74 terms

Intro. to Sociology Exam 1

The study of human society and social behavior. More specifically sociologists are concerned with how and why people as members of a group act the way they do toward each other.
A group of two.
A group of three.
Emile Comte
Founder of sociology. Believed there was a hierarchy to science and knowledge got more difficult as you go up.
Why is it more problematic to study humans than it is bacteria?
Because humans start to change their behavior when they realize they are being studied.
dealt with problems of social order, argued that societies are held together by the shared beliefs and values of its members
Conflict theorist who believed in the process of competition and change. Believed there was a tension and struggle going on in society for social change.
Conflict theorist concerned with everyday social behavior, how is it that we know how to act in certain situations?
Harriet Montineau
1st female sociologist, many argue that she is the founder. Wrote dozens of books. 1st to translate Comte's work into English. Was ignored at the time because she was a woman.
W.E.B. Du Bois
1st black sociologist, harvard educated, pioneered work looking at experience of black people. Founded the Atlanta School of Sociology. Co-founder of NAACP. Well received globally but not in the US.
Considering the Broader social context when looking at something sociologically
1. Consider the social location of people (where people are located in history and in a particular society).
2.Consider the relationship of one group to another.
3. Consider the external influences (people's experiences) which are internalized and become part of their thinking and motivation.
Steps in Sociological Work
1. Wonder-what are you going to think about?
2.Conceptualization- narrowing your topic down and asking specific questions.
Theorize- stating how and why concepts are related.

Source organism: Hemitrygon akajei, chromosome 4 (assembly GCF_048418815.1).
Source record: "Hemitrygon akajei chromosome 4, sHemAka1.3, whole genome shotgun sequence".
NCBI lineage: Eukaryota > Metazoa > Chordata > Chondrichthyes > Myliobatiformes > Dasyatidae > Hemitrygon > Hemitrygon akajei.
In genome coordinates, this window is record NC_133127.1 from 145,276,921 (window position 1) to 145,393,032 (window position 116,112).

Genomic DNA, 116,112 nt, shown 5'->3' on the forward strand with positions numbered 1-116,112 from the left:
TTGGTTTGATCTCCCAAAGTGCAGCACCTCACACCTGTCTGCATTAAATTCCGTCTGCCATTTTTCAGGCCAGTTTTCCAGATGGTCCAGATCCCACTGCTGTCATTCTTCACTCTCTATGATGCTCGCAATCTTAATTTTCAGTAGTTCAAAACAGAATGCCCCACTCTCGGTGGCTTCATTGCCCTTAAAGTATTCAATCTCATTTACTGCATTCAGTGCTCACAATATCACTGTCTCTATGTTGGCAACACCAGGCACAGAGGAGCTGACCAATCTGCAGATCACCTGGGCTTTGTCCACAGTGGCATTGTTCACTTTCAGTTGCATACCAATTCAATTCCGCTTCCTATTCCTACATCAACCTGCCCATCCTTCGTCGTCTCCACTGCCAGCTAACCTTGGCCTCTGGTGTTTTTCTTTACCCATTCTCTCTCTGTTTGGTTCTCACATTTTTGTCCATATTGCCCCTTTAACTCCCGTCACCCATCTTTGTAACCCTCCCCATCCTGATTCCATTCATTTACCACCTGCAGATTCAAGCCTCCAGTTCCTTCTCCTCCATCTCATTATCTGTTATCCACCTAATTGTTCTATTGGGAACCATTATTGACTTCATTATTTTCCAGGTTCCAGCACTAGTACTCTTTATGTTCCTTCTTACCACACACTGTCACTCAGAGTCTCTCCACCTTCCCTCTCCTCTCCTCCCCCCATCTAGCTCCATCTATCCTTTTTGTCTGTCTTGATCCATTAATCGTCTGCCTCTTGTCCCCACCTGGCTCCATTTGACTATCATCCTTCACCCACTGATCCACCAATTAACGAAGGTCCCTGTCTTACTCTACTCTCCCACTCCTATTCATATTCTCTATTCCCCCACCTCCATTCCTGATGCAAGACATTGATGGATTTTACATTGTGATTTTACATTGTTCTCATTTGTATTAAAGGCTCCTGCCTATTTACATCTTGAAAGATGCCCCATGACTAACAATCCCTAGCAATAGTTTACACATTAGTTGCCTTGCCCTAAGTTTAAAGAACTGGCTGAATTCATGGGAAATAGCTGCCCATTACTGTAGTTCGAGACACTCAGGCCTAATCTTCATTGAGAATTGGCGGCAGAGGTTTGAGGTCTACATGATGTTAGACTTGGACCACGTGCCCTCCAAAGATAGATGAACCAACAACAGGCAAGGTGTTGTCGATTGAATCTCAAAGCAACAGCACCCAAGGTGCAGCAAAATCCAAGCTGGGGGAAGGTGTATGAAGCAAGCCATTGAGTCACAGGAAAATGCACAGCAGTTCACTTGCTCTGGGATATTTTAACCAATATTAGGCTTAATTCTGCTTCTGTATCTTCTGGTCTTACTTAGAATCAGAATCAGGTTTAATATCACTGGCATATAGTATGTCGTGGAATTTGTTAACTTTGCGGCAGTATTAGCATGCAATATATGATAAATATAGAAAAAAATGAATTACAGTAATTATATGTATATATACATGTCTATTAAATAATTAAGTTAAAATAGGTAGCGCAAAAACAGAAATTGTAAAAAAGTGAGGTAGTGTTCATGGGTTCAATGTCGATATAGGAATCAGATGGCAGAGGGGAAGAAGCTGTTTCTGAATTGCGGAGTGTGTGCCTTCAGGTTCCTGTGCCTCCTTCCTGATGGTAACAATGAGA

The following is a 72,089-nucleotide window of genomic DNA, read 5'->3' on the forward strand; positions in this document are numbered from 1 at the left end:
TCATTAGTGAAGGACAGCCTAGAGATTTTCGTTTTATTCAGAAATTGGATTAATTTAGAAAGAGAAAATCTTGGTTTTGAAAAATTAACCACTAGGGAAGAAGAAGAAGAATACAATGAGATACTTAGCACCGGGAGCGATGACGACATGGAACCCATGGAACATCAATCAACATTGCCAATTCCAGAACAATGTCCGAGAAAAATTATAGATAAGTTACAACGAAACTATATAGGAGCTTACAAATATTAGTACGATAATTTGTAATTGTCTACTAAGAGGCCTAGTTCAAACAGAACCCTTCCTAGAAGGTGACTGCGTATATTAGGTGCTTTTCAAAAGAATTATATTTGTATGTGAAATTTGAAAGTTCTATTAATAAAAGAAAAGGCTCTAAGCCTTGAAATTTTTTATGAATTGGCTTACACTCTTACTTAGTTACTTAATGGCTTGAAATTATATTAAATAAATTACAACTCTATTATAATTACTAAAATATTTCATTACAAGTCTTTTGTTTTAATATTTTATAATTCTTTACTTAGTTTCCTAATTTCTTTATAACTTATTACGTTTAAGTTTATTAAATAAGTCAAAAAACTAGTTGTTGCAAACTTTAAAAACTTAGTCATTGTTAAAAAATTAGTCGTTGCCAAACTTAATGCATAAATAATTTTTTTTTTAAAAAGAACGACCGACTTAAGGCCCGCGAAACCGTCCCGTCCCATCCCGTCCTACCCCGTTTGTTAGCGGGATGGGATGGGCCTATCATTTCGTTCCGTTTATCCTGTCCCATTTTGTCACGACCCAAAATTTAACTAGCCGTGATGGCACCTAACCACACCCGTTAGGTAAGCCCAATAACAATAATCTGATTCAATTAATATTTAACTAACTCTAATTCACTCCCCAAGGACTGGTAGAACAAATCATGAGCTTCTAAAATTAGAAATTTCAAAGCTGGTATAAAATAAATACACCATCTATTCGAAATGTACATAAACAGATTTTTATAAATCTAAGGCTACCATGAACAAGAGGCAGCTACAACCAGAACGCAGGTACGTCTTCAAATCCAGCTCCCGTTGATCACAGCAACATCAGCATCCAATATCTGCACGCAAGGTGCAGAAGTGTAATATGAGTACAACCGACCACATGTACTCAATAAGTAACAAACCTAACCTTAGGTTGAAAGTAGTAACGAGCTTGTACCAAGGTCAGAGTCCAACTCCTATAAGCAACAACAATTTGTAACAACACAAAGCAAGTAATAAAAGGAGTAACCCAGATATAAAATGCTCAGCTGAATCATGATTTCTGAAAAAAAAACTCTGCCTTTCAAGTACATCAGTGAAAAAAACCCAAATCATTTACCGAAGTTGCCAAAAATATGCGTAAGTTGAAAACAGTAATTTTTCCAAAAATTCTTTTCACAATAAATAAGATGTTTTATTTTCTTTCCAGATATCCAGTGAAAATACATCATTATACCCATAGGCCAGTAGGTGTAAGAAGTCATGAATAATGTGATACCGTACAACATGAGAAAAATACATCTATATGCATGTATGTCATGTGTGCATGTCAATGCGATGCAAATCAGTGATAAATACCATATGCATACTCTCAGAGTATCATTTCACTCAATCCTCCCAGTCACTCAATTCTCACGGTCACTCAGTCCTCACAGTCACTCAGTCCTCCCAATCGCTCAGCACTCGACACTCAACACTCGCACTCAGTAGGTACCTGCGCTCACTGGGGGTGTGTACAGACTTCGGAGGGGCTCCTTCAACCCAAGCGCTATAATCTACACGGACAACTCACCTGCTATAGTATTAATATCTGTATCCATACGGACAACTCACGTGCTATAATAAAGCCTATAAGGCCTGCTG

Methods to study Sociology
1. Surveys- involves asking people a series of questions about the research, often times ignored, don't know how accurate it is.
2. Participant Observation- participating in the proceedings but with a critical eye.
3. Secondary analysis- involves analyzing the data that someone else has gathered.
4.Documents- involves obtaining info from books, govt records, newspapers, etc.
5. Unobtrusive measures- a technique that involves observing people without their knowledge or consent
6. Experiments- involve experimental and control group
Work of Humphreys
Study on individuals frequenting tea rooms. Example of dangerous unobtrusive measures.
Stanley Milgrim
Did an obedience experiment. Individuals were either teachers or students. Teachers administered electric shocks. Showed that people will do what they are told to do. Forced people to look at themselves- was problem with experiment.
Functionalist Theory
Just concerned with how things function.Society is composed of interrelated parts that work together to maintain stability within society. This stability is threatened by dysfunctional acts and institutions.
Conflict Theory
View world as divided by haves and have nots.Society is characterized by social inequality; social life is a struggle for scarce resources. Social arrangements benefit some groups at the expense of others.
Symbolic Interactionist Theory
Perspective has impact on how we behave.Society is the sum of the interactions of people and groups. Behavior is learned in interaction with other people; how people define a situation becomes the foundation for how they behave.
A relatively self sufficient and self sustaining group of people who are united by social relationships and who live in a particular territory.